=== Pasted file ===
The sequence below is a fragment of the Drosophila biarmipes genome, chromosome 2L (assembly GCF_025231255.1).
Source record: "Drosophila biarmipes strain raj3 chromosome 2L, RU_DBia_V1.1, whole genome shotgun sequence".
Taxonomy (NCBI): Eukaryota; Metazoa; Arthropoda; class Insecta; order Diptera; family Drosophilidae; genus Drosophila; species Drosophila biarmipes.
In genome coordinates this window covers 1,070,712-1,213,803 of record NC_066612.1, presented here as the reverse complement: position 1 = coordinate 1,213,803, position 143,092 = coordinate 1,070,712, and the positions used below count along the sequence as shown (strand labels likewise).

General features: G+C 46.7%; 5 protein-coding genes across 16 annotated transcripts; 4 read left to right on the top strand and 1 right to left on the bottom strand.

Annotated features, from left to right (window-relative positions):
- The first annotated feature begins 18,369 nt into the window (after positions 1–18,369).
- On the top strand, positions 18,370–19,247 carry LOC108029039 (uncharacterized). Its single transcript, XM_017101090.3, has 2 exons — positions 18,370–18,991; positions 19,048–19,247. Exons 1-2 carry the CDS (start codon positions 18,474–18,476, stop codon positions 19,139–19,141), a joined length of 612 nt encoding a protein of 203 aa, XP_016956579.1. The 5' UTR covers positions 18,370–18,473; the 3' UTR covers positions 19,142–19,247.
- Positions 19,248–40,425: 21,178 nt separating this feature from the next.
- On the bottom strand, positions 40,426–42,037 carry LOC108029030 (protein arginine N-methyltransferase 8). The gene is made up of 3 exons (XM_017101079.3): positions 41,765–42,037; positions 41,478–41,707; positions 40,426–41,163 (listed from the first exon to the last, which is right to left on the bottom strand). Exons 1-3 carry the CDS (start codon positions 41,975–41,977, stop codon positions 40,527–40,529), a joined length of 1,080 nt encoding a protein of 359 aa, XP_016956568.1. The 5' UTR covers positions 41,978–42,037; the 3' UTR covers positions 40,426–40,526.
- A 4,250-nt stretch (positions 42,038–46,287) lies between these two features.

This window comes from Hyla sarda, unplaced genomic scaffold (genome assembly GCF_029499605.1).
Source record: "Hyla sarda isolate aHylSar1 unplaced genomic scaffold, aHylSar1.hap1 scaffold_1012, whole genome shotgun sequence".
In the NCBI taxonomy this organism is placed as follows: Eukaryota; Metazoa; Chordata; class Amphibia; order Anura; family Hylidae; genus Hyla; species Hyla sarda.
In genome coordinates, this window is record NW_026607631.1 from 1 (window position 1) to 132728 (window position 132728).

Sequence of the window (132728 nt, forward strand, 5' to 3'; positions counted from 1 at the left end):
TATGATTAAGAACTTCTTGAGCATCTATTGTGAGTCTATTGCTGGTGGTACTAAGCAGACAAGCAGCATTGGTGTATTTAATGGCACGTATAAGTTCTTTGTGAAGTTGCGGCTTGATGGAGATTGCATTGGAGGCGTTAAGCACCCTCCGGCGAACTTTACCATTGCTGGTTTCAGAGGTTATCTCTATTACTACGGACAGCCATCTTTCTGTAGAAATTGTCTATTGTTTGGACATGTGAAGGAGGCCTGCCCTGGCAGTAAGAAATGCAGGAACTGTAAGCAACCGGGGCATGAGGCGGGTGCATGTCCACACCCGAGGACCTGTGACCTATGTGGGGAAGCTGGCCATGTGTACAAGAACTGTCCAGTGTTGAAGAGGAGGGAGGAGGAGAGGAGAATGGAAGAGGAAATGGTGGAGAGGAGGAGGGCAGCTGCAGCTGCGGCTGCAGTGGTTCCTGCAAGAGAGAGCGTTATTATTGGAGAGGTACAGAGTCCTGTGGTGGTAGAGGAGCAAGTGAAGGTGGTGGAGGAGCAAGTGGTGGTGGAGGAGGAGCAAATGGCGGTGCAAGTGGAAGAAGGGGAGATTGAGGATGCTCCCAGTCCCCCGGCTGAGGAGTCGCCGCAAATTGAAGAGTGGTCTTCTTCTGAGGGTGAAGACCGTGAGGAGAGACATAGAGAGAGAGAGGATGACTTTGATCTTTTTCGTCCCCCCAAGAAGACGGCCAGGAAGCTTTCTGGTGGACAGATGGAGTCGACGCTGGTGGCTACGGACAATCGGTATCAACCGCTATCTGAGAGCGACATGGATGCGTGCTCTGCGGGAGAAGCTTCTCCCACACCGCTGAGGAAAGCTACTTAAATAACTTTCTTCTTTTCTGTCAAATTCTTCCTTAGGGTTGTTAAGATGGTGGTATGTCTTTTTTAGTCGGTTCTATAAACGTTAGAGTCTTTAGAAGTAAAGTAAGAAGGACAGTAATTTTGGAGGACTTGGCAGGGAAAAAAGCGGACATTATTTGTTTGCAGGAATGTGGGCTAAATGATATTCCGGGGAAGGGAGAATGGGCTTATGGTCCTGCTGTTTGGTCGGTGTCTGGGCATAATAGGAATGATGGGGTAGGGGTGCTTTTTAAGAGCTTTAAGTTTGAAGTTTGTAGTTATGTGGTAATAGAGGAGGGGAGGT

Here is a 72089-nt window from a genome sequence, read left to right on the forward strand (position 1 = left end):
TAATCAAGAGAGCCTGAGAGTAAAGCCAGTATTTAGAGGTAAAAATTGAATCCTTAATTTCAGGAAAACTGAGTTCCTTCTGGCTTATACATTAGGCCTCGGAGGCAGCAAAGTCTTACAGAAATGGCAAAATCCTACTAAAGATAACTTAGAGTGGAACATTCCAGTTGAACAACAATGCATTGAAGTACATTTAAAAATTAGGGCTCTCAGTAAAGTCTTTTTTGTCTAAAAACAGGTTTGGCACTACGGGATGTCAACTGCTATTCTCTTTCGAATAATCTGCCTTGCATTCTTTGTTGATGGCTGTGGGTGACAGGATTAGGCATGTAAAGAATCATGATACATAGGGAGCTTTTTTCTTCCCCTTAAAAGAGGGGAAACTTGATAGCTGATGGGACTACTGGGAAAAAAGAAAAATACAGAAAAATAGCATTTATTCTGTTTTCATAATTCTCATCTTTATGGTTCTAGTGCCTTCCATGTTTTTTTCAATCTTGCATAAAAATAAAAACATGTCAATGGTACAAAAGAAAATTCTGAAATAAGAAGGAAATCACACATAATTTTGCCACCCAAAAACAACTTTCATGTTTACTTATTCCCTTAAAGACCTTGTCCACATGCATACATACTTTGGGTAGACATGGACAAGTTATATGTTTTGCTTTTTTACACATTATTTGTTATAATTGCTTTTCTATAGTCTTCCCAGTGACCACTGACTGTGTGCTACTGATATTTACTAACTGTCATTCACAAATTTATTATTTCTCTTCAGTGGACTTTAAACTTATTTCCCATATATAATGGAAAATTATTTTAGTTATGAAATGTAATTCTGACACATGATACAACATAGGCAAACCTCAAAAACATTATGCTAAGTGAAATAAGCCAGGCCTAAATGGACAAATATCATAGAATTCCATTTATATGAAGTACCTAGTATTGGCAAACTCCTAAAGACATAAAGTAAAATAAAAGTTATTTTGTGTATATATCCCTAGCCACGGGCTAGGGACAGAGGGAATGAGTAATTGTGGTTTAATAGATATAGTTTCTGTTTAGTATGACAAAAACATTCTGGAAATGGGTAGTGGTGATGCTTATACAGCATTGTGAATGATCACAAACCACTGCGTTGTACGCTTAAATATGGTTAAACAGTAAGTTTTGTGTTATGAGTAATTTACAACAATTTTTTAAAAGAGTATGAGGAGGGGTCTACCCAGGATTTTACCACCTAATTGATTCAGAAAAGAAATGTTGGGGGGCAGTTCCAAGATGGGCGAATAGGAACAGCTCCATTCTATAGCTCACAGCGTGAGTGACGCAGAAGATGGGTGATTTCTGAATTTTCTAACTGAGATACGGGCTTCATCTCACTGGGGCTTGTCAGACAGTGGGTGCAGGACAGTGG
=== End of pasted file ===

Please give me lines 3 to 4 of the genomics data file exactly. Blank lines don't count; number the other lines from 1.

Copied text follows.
Taxonomy (NCBI): Eukaryota; Metazoa; Arthropoda; class Insecta; order Diptera; family Drosophilidae; genus Drosophila; species Drosophila biarmipes.
In genome coordinates this window covers 1,070,712-1,213,803 of record NC_066612.1, presented here as the reverse complement: position 1 = coordinate 1,213,803, position 143,092 = coordinate 1,070,712, and the positions used below count along the sequence as shown (strand labels likewise).